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number 2

WWJ Title This?

By Adam McKay

Several years ago I saw an interview with some running back or kick returner on an NFL pre-game show talking about how a little bracelet on his wrist with the inscription "WWJD" had changed his life. A month or so later I saw an Orlando teen pop star on Nickelodeon testifying to the power of her WWJD bracelet. (And yes, I know. What's a thirty-year-old man doing watching Nickelodeon alone? Fuck it. It happened. I won't run from it.) I soon learned, as we all did, that the enigmatic legend stood for "What Would Jesus Do?" Apparently people were looking at the bracelet's initialized message during times of duress or moral ambiguity (for instance: I'm thirty, is it weird to be watching Nickelodeon?) and literally asking themselves "What Would Jesus Do?" So if you're an NFL kick returner the answer may be "Hit the wedge" or if you're an Orlando pop singer your personal Jesus could tell you "Don't go on a boat ride into international waters with these teeth-grinding fifty-year-old producers."

Later a fellow writer on a TV show I was working on came up to me and said "Hey, let's write a sketch about this 'What Would Jesus Do?' thing." So we wrote a game-show sketch where Christian Right contestants would have to guess what Jesus would do in certain situations. For instance: A stranger of another race is on your lawn, what do you do? The contestants would then talk about how they would get their gun, which is their Constitutional right (and Jesus wrote the Constitution, so, so far so good), and fire off a few rounds in the direction of the potential rapist. Then a giant wall on the set would open to reveal an otherworldly screen with Jesus on it. Music, tears, light, Hallelujah! "And now Jesus, what is the correct answer?" Jesus would say something like, "I would call out to the man and offer him lodging and bread." The contestants would not take that well and things would get ugly. Needless to say the sketch didn't even make it to the dress rehearsal.

Don't get me wrong. I'm not a knee-jerk "religion is hypocritical and ridiculous" type of comic or writer. I actually feel like some true Christ-ian generosity and love could do a world of good right now. And I'm pretty sure Jesus would not vote for Bush/Cheney, so right away I like Jesus more than thirty percent of the country does. Yes, religion can be pretty miraculous and beautiful. Poetry, storytelling, anti-materialism, all that Christ stuff is top-notch. But the folks who get a hold of the props and costumes associated with it can do terrible things. Kind of like how those oilmongers broke into the White House and dressed themselves up as elected representatives. But just as Bush isn't actually the President, so Cardinal Law is hardly a Christian.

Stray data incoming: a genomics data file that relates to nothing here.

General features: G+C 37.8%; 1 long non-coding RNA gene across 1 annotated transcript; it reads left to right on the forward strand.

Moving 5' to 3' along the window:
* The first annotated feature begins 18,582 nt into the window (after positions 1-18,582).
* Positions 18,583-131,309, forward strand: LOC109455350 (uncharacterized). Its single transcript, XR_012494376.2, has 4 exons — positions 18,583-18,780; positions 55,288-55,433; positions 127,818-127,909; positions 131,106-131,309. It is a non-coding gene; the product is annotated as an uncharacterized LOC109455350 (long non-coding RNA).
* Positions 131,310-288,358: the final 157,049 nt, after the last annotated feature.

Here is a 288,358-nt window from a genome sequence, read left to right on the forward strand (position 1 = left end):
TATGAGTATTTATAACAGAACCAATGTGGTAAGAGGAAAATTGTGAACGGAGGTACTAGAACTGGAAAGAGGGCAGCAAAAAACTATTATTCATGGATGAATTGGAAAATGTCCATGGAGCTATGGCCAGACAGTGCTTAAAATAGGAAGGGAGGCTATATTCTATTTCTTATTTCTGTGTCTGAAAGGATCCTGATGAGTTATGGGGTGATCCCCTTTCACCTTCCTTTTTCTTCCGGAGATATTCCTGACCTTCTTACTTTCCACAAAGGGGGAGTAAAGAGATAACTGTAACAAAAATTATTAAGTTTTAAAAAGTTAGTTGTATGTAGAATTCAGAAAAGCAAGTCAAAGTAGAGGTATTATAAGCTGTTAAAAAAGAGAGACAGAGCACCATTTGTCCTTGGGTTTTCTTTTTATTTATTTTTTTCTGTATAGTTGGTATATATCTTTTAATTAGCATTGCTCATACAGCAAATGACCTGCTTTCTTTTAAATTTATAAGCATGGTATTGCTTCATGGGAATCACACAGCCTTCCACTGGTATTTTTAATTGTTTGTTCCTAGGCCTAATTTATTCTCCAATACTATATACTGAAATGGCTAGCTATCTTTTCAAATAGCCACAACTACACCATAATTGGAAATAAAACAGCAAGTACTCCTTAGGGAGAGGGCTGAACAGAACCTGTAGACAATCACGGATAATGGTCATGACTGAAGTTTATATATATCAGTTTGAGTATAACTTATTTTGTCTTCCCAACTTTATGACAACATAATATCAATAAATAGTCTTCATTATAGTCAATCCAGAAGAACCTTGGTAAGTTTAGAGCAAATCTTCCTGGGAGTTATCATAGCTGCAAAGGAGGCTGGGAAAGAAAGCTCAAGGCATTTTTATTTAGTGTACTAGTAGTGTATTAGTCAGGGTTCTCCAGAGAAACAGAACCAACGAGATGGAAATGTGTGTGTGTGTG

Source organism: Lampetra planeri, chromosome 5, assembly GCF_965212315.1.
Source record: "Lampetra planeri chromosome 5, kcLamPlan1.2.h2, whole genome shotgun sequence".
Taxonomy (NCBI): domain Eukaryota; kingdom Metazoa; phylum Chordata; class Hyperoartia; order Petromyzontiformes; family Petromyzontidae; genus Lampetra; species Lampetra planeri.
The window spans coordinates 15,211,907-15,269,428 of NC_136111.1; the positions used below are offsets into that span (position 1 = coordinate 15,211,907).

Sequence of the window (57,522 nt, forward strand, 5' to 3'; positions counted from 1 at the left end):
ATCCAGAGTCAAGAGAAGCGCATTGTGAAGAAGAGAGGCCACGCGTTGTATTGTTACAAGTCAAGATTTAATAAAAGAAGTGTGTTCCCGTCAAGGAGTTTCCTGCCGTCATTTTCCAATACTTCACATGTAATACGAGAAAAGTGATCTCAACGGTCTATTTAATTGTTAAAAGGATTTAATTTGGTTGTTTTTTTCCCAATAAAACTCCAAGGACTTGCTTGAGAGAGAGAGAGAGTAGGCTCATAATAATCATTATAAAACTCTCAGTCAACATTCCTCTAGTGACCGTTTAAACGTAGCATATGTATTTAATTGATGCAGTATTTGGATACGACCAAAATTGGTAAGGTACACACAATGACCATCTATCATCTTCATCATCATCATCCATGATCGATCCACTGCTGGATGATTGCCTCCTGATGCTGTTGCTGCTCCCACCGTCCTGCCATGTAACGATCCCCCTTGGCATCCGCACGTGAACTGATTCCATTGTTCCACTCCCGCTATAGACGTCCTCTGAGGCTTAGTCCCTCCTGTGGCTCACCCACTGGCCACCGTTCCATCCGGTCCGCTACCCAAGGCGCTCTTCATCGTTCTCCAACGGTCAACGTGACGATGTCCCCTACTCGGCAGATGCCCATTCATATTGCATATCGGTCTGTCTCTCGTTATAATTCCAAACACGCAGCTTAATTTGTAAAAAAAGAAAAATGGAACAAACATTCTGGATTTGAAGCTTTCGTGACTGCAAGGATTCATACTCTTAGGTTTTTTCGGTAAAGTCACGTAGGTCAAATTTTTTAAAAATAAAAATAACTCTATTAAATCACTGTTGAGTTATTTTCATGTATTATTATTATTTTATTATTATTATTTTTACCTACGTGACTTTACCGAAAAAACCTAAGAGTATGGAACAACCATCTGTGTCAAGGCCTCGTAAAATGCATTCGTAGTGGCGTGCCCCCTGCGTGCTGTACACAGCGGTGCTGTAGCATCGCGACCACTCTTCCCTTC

So anyway, a few years go by during which our country drifts further and further away from the actual world and closer and closer to a giant cackling Jay Leno head that spews Mountain Dew and minute-by-minute updates on the Lopez/Affleck marriage, and about a week ago I hear that the "What Would Jesus Do" campaign is back in the news. This time, a coalition of religious organizations has banded together to form the "What Would Jesus Drive" movement, with its own website and bumper stickers. "What Would Jesus Drive?" they ask. "An SUV?" "A Porsche or a Mercedes?" And the answer is obvious. No, he wouldn't. They're bad for the environment, dangerous to other cars, blah, blah. So these Christians are now driving hybrid and fuel-efficient cars by the thousands.

And just as I'm reeling at this miraculous chemical conversion of judgmental Christian right energy into something actually...Christ-ian, I hear about another movement: WWJE. No, not "What Would Jesus Eviscerate" though I'm sure Fred Durst would be on that list. And no, not, "What Would Jesus Enjoy" though I'm sure The Matrix and Taco Bell would be on that list (remember, Lord or no Lord, Jesus was a man as well). It stands for "What Would Jesus Eat." And the answer is not McDonald's or Taco Bell (sorry, I was wrong). A friend of mine from Arkansas tells me how her mild-mannered churchgoing, rib-eating sister had recently read the "What Would Jesus Eat" book and became a vegetarian who only eats food that's locally grown.

Is it just me or is this genuinely exciting?

Now, because this is sort of in the form of a column I feel compelled to end with a mildly clever "What Would Jesus Do" variation like "How Would Jesus End This Piece?" I might envision a future in which such Christian teachings (and bracelets and bumper stickers) are used for the common good, to avoid war, to fight racism, and then lighten it by declaring that "Jesus Would Obey The Two-Second Rule." Or I'd make some other flip quip and just end.

But instead I will sincerely ask and answer the question, "How Would Jesus End This Piece?"

I feel like I'm setting up a magic trick. Ladies and gentleman!! I am about to be sincere!!

Black and white footage of 1940's people screaming in horror and amazement in an armory or theater of some kind.

Hmmm. How would Jesus end this?

Spread love and laugh and pay attention and vote.

Eh, that's not quite right. In fact it's a bit embarrassing.

But at least it's in the ballpark.


Adam McKay is a writer for film and television such as Saturday Night Live and Michael Moore's The Awful Truth. He has also performed at the Second City in Chicago as well as being a founding member of the Upright Citizen's Brigade. He currently resides in Garrison, New York.

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